Cinnamon Whirls

These are like Danish Pastries, but I don't like raisins, so this is my version.


Oven Temperatures

preheated oven, 190C 375F GM5



  1. Sieve the flour and salt into a mixing bowl. Stir in the yeast.
  2. Rub in the butter.
  3. Make a well in the centre of the flour mixture.
  4. Pour in the egg and milk.
  5. Mix the ingredients together to make a dough, kneading only slightly. You will probably need to add more flour to make the dough stop sticking to everything.
  6. Place the dough in a greased bowl, cover with a very damp cloth (helps make rolls softer) and leave to rise in a warm place for about 40 minutes or until the dough has doubled in size. (If in cold student digs, make a nest out of a hot water bottle, blanket or towel and a box big enough for bottle and bowl.)
  7. Lightly grease baking tray.
  8. Knock back the dough by kneading lightly for a minute.
  9. Roll out the dough with a rolling pin to make a roughly rectangular shape between half a centimetre and a centimetre thick.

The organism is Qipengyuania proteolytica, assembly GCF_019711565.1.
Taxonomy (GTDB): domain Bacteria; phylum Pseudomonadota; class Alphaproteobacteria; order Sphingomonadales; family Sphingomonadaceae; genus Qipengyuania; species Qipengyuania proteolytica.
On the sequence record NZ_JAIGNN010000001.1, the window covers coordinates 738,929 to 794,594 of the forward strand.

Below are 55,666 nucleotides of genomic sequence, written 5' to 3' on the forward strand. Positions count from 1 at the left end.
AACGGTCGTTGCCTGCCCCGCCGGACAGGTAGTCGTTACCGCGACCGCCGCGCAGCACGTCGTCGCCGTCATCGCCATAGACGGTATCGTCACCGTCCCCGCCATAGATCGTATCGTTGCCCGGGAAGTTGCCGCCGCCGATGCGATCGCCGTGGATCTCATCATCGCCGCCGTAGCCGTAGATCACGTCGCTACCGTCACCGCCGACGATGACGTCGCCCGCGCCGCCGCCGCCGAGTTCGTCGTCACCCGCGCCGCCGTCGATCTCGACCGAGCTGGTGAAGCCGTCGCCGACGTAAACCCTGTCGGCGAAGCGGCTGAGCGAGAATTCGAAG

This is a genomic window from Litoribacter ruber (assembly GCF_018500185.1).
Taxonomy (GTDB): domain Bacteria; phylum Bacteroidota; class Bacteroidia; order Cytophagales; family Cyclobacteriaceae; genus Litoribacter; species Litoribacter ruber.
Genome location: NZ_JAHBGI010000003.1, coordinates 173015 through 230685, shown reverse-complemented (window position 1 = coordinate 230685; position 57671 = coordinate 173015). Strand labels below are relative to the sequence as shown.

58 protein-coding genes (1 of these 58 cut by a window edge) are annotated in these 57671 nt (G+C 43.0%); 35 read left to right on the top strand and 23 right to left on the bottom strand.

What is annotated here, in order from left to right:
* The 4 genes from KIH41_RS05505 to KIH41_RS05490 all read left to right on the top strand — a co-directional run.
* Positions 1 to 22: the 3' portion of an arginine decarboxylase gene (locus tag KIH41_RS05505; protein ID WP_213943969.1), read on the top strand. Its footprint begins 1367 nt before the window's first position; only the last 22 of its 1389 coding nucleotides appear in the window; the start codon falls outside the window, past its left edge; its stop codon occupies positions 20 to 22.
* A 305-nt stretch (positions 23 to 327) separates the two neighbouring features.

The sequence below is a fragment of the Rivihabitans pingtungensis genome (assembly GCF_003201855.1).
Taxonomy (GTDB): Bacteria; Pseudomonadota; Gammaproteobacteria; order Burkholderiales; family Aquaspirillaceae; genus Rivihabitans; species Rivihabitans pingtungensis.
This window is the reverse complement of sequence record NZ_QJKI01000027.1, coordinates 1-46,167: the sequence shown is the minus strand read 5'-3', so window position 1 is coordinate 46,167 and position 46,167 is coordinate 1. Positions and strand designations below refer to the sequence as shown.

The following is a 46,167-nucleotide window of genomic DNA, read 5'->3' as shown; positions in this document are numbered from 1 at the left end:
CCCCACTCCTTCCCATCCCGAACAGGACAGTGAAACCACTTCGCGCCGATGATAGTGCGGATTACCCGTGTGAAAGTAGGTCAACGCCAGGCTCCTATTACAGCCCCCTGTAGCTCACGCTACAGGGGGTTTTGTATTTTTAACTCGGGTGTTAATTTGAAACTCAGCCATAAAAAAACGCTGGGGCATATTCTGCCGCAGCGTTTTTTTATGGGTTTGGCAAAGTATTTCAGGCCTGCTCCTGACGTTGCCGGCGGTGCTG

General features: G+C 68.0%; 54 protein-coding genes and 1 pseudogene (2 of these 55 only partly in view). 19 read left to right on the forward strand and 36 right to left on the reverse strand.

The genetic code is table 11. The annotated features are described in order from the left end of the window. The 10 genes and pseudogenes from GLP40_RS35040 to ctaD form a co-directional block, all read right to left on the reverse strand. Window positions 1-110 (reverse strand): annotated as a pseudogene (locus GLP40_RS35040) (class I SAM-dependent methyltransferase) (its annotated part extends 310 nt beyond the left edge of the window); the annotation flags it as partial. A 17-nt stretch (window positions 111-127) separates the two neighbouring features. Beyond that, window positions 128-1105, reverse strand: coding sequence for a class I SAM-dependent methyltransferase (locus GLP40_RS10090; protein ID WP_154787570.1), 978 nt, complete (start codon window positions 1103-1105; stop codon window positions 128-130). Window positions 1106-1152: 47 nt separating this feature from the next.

10. To make the filling, cream together the butter, cinnamon and sugar until light and fluffy.
  11. Spread the filling over the dough, leaving a 2cm gap along one of the longer edges (to stick to the dough when rolled up).
  12. Sprinkle the chocolate chips over the cinnamon paste. I do this fairly thickly.
  13. Roll up the dough like a swiss roll, starting at the long edge that is covered in filling. Press down to seal - this should be on the long edge where you left the gap without filling so it would stick okay. (Note: swiss rolls are not moulded in a spiral shaped cake tin, no matter how twisted your brain is.)
  14. Cut the roll into about 12 slices with a sharp knife.
  15. Places the slices on the baking tray, cover with a wet cloth and leave in a warm area for 30 minutes
  16. Bake in a preheated oven, 190C 375F GM5 for 20-30 minutes or until well-risen.
  17. Drizzle with maple syrup while still hot and leave to cool before transferring to a wire rack.
  18. Serve while warm (but not hot, as the chocolate stays very hot for ages) or once cooled.

This page was last updated by Mad Hatter on 8th January 2002.